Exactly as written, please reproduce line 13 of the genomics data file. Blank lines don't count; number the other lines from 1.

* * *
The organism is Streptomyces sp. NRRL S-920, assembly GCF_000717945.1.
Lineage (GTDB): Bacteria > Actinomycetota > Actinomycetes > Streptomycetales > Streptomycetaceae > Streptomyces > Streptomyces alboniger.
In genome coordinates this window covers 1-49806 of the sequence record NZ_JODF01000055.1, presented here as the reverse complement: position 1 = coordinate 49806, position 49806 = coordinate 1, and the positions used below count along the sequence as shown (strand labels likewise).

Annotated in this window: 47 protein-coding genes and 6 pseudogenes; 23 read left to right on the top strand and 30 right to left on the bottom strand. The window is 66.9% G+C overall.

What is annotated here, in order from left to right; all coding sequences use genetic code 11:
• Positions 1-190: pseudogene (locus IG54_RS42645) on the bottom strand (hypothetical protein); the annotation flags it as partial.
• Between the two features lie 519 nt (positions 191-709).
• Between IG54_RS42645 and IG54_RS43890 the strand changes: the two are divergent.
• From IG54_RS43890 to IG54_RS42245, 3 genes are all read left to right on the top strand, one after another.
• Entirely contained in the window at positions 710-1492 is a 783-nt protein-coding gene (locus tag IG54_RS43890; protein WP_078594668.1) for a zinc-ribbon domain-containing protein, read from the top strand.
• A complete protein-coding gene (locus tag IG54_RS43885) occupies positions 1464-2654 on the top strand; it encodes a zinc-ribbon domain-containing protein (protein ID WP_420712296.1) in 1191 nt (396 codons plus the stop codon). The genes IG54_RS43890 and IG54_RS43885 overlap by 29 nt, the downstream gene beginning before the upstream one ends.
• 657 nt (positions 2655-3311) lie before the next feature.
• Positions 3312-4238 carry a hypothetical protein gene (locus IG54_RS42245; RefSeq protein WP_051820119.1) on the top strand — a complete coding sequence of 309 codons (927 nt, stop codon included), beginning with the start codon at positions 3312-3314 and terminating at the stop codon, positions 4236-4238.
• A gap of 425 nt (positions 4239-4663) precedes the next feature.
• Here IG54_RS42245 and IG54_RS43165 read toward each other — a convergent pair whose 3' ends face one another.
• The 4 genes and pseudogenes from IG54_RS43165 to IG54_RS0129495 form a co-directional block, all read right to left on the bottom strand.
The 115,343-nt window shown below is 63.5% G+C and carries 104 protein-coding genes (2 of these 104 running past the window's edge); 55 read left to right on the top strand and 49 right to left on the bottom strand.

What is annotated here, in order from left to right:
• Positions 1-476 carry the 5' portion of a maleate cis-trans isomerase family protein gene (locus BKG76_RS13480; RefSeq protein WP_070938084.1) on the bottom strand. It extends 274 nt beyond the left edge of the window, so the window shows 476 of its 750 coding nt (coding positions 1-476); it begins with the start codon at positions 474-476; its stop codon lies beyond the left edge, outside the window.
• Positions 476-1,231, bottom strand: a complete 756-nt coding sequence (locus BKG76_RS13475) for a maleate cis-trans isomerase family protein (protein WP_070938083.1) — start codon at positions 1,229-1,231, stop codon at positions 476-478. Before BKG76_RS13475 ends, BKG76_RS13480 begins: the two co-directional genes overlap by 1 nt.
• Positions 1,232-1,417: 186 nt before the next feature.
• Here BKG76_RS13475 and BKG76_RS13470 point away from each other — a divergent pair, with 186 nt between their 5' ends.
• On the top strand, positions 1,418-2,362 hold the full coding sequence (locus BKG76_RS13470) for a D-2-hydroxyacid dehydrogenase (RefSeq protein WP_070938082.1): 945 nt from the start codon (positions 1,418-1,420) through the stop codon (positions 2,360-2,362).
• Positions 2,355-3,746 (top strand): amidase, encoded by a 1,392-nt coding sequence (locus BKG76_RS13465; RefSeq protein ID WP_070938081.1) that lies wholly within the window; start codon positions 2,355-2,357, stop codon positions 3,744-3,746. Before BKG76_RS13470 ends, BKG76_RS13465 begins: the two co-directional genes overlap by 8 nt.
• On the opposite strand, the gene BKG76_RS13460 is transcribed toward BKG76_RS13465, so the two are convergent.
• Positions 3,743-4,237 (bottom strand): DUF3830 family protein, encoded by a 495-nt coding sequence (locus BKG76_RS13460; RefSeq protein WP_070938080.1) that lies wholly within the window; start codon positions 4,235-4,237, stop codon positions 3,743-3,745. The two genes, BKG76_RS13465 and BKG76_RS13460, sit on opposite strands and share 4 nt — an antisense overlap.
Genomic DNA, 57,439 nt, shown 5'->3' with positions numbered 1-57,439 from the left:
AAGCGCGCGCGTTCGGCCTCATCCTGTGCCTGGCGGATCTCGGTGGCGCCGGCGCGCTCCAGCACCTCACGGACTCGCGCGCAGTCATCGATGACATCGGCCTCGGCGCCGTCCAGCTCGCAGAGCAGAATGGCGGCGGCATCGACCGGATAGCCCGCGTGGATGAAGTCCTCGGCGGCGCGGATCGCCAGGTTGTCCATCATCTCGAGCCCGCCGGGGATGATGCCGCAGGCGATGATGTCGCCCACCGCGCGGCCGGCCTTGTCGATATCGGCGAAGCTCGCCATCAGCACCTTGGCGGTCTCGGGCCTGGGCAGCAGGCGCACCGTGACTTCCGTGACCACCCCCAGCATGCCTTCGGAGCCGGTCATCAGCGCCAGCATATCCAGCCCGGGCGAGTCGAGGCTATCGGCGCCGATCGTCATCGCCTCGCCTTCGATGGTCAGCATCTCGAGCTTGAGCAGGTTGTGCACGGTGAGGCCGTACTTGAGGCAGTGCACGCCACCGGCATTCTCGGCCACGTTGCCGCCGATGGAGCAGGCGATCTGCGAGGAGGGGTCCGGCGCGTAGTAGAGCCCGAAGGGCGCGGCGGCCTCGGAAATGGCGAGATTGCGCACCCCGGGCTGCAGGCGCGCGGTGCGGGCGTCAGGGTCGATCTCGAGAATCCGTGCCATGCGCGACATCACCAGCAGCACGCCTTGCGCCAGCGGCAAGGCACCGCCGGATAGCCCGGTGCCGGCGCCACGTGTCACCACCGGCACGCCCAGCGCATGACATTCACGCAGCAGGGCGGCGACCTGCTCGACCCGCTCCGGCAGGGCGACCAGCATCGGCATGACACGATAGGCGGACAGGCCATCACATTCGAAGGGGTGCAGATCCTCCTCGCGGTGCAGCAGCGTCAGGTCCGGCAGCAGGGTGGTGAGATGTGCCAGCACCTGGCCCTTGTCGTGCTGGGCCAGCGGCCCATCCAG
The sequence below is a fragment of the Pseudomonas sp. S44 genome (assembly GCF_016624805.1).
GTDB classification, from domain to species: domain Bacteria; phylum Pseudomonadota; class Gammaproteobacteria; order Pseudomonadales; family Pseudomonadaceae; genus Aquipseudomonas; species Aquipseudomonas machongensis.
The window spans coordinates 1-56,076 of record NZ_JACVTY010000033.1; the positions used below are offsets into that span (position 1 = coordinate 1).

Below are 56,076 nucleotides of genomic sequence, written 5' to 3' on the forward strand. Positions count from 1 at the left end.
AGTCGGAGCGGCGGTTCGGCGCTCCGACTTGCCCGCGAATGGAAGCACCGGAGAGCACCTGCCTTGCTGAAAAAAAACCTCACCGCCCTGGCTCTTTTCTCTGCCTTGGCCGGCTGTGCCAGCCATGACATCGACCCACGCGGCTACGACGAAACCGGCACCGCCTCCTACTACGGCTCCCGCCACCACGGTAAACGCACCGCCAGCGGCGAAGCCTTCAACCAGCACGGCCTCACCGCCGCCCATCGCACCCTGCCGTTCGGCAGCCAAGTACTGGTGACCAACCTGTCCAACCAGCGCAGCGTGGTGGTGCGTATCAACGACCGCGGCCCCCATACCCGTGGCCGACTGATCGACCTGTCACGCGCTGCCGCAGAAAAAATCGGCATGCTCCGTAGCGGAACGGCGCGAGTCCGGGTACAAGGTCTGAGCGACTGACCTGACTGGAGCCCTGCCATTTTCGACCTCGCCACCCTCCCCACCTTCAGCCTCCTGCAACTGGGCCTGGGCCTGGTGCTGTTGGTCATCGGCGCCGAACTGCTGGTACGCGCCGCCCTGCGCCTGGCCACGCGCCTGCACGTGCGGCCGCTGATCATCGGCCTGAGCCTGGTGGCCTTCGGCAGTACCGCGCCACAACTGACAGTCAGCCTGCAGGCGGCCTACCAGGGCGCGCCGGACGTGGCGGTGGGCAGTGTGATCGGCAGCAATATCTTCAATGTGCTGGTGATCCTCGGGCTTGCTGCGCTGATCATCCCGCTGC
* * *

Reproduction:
• Positions 3312-4238 carry a hypothetical protein gene (locus IG54_RS42245; RefSeq protein WP_051820119.1) on the top strand — a complete coding sequence of 309 codons (927 nt, stop codon included), beginning with the start codon at positions 3312-3314 and terminating at the stop codon, positions 4236-4238.